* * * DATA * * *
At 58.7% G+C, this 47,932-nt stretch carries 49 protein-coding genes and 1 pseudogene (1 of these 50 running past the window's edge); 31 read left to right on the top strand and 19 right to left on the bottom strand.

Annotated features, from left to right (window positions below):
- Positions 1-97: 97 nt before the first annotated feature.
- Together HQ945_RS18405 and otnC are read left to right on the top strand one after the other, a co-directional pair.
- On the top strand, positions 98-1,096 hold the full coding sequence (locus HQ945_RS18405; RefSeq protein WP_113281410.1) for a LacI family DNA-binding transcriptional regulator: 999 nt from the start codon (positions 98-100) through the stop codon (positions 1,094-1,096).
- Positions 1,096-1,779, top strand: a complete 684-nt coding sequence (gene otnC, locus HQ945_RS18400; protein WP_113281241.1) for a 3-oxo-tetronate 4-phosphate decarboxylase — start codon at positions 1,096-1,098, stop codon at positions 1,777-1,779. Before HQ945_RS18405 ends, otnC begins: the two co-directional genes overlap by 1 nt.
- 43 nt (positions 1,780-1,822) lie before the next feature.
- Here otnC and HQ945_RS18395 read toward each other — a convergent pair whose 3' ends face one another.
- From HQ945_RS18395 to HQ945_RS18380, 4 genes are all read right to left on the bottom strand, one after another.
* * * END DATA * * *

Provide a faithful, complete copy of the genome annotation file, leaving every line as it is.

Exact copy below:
At 58.7% G+C, this 47,932-nt stretch carries 49 protein-coding genes and 1 pseudogene (1 of these 50 running past the window's edge); 31 read left to right on the top strand and 19 right to left on the bottom strand.

Annotated features, from left to right (window positions below):
- Positions 1-97: 97 nt before the first annotated feature.
- Together HQ945_RS18405 and otnC are read left to right on the top strand one after the other, a co-directional pair.
- On the top strand, positions 98-1,096 hold the full coding sequence (locus HQ945_RS18405; RefSeq protein WP_113281410.1) for a LacI family DNA-binding transcriptional regulator: 999 nt from the start codon (positions 98-100) through the stop codon (positions 1,094-1,096).
- Positions 1,096-1,779, top strand: a complete 684-nt coding sequence (gene otnC, locus HQ945_RS18400; protein WP_113281241.1) for a 3-oxo-tetronate 4-phosphate decarboxylase — start codon at positions 1,096-1,098, stop codon at positions 1,777-1,779. Before HQ945_RS18405 ends, otnC begins: the two co-directional genes overlap by 1 nt.
- 43 nt (positions 1,780-1,822) lie before the next feature.
- Here otnC and HQ945_RS18395 read toward each other — a convergent pair whose 3' ends face one another.
- From HQ945_RS18395 to HQ945_RS18380, 4 genes are all read right to left on the bottom strand, one after another.